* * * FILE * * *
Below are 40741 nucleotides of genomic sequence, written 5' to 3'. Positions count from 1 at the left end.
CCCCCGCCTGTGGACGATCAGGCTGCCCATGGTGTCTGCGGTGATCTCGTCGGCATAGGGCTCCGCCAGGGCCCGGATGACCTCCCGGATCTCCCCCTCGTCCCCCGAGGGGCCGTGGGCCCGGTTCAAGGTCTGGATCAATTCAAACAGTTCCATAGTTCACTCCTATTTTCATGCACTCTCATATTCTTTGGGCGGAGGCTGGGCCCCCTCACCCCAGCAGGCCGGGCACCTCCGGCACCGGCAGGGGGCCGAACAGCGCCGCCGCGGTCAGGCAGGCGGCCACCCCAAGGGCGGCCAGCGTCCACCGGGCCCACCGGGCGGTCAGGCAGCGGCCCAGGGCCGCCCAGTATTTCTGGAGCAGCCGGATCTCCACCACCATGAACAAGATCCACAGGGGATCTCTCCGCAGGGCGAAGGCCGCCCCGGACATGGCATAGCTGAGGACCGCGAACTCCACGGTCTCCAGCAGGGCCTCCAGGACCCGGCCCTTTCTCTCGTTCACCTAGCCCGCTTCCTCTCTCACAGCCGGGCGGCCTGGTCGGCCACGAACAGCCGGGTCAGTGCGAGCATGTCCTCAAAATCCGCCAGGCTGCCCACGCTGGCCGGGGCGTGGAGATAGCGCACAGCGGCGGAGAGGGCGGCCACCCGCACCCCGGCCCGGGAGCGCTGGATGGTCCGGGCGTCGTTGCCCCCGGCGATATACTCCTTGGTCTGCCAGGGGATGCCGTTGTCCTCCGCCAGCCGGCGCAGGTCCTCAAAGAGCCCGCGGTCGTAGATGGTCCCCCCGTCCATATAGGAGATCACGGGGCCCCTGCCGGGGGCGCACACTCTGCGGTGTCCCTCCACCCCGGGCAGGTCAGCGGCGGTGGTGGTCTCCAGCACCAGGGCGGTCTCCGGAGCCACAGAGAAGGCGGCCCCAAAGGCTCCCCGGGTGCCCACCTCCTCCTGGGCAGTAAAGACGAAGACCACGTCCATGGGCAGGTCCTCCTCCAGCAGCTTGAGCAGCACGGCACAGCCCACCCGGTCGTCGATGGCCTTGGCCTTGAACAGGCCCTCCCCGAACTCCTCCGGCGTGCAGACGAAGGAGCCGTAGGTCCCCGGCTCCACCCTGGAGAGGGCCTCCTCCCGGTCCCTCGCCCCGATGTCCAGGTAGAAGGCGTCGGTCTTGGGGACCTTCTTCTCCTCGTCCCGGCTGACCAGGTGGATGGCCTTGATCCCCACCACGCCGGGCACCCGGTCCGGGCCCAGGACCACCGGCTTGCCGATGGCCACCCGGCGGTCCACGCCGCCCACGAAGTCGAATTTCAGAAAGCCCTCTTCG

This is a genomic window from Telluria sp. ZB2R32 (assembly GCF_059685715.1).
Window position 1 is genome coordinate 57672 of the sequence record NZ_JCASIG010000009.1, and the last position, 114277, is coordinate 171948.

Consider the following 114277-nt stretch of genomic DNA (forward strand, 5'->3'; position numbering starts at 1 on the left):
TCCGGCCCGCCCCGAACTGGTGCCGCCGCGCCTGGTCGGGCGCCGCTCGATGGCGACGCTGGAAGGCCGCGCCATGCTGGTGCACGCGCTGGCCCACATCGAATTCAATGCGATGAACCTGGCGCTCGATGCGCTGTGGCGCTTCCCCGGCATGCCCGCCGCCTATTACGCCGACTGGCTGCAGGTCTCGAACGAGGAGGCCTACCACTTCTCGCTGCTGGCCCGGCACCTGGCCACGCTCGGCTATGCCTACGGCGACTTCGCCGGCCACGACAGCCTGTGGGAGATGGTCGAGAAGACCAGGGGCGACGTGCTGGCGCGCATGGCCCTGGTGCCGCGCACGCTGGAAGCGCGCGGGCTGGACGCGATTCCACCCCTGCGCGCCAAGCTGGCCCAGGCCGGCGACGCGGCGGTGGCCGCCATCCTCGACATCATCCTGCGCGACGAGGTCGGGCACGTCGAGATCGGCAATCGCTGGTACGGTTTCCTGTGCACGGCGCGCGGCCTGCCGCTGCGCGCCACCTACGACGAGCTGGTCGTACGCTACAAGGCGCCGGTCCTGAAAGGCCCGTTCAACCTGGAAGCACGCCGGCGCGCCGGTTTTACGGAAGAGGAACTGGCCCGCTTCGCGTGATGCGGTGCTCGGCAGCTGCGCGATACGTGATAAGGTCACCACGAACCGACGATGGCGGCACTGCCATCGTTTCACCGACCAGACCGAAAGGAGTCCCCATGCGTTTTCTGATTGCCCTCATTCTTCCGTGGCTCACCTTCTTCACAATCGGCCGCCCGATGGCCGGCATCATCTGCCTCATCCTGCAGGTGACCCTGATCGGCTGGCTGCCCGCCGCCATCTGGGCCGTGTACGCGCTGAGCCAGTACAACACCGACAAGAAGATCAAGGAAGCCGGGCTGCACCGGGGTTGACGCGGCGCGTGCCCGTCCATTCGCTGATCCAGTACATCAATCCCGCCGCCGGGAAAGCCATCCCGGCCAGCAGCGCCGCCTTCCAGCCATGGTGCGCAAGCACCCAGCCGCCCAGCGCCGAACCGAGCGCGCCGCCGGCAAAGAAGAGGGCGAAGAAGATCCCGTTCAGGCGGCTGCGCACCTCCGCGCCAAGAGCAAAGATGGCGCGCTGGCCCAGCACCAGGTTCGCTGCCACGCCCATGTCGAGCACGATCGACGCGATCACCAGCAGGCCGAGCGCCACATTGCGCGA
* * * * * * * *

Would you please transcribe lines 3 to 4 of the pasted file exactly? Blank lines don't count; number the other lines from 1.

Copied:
This is a genomic window from Telluria sp. ZB2R32 (assembly GCF_059685715.1).
Window position 1 is genome coordinate 57672 of the sequence record NZ_JCASIG010000009.1, and the last position, 114277, is coordinate 171948.